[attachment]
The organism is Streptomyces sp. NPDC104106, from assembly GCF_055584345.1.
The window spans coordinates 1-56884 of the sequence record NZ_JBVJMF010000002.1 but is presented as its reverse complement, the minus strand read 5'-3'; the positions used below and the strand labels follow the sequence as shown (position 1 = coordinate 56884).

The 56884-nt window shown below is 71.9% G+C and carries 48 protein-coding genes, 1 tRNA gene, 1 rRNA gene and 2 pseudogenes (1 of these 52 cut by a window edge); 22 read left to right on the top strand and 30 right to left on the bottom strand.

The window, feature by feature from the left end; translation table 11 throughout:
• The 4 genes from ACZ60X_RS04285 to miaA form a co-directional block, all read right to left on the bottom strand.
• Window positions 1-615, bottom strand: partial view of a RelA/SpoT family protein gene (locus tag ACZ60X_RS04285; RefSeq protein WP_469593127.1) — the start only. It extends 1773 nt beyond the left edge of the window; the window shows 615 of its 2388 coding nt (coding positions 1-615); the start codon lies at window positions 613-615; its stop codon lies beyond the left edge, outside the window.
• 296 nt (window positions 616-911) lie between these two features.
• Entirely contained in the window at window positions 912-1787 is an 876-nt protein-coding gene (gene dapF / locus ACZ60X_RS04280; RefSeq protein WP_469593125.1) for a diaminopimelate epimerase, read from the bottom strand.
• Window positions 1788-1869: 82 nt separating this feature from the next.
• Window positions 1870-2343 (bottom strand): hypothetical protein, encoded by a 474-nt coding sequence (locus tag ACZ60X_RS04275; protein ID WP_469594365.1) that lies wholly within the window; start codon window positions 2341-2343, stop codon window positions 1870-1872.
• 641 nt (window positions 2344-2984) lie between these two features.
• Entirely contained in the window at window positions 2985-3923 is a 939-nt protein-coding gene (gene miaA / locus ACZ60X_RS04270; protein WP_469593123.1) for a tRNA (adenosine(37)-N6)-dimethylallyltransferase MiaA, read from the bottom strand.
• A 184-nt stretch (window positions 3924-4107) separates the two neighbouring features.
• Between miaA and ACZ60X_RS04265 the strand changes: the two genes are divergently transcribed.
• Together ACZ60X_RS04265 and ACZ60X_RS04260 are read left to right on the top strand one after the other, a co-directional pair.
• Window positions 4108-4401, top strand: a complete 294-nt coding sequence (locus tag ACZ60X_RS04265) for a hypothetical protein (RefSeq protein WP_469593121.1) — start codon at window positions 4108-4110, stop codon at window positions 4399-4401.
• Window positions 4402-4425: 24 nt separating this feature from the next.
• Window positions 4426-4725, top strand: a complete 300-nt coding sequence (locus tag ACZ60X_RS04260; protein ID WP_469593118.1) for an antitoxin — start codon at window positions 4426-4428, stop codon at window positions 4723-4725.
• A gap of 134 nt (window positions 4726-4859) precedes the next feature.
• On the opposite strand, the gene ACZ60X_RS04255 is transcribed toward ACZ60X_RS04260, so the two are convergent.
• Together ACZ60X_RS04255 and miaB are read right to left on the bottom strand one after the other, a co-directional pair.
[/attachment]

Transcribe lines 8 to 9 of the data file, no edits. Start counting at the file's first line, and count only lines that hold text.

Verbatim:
• Entirely contained in the window at window positions 912-1787 is an 876-nt protein-coding gene (gene dapF / locus ACZ60X_RS04280; RefSeq protein WP_469593125.1) for a diaminopimelate epimerase, read from the bottom strand.
• Window positions 1788-1869: 82 nt separating this feature from the next.